BELFAST, Northern Ireland - A free Syria can never include the leader now fighting to hang on to his three-decade regime, U.S. Secretary of State Hillary Rodham Clinton said Friday, underscoring the American goal for new U.S.-Russian cooperation on Syria.
Clinton called talks she held Thursday with the Russian foreign minister constructive but very preliminary. The two diplomats agreed to support efforts by the United Nations-Arab League envoy for Syria, a decision Clinton said was influenced by rapid escalation of the 20-month civil war.
"I don't think anyone believes that there was some great breakthrough," Clinton said. "No one should have any illusions about how hard this remains."
Anyone with any influence on the regime or the rebels is duty-bound to try to intervene for a "political transition," in Syria, Clinton said.
The transition phrase is a euphemism the United States has employed to make the goal of ousting Syrian President Bashar al-Assad easier for his Russian backers to swallow. But Clinton followed it with a flat statement that Assad cannot hope to survive any reordering of the Syrian government that the new cooperation might foster.
The United States wants freedom and protections for all Syrians and will hold all parties to account, Clinton said.
"A future of this kind cannot possibly include Assad," Clinton said.
She spoke in Northern Ireland, whose struggle to overcome decades of political violence she often invokes when talking of newer conflicts. In that region, a political row over how many days the Union flag flies over a government building has set off new demonstrations and more dangerous reminders of the bombing campaigns of the recent past. Hours before Clinton came to Belfast, police found two bombs in the region.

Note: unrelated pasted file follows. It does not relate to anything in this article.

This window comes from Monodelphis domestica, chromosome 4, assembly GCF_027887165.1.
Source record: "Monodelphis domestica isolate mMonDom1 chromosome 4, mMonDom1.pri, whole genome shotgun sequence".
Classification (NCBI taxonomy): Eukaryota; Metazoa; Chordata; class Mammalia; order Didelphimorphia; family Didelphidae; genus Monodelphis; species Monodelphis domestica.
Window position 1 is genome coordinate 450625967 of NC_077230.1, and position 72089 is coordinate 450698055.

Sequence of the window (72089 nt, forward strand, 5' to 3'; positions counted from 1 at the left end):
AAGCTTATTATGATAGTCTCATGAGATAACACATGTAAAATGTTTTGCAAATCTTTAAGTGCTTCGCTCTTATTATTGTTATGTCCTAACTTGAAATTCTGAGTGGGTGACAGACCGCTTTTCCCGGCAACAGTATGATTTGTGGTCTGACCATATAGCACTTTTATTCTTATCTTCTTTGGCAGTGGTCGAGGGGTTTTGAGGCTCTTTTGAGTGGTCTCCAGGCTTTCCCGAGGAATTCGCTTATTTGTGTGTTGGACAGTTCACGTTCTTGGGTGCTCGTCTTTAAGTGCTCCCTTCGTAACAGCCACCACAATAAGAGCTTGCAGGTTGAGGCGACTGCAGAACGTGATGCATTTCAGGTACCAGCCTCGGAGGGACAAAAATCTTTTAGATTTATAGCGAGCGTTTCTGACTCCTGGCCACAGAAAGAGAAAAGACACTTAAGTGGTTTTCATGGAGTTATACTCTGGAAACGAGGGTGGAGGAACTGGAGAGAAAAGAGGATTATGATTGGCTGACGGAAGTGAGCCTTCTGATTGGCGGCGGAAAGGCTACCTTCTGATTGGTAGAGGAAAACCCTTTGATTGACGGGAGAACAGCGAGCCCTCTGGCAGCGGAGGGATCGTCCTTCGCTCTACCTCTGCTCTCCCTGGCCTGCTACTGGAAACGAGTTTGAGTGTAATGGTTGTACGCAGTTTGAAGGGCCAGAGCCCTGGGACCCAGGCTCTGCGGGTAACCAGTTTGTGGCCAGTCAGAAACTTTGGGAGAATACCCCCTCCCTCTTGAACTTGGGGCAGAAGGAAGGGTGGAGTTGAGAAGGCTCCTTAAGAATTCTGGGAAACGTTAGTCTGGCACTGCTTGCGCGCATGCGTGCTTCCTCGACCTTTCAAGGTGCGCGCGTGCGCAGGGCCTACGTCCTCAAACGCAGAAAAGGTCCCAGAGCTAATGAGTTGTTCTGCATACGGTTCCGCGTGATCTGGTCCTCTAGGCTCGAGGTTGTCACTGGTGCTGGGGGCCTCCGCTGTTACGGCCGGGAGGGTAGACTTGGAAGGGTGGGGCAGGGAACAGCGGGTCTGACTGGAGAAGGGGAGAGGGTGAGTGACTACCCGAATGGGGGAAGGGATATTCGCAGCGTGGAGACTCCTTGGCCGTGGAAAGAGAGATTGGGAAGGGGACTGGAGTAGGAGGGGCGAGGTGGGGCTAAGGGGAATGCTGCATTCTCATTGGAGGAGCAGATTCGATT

In Syria, meanwhile, rebels fighting to topple Assad set their sights Friday on the capital's international airport in a bid to cut off the regime's supplies, clashing with government troops nearby and again forcing the closure of the airport road.
A fighter who is part of the push against Damascus International Airport declared it a legitimate target, claiming that the regime has stationed troops and elite forces there as well as military planes that transport ammunition.
Losing control of the airport would be a major blow to the regime, which has recently lost two air bases near the capital.
It was unclear just how close to the airport, a few miles south of the capital, the battles reached. Fighting has intensified in the past week in the southern districts of the Syrian capital and its suburbs.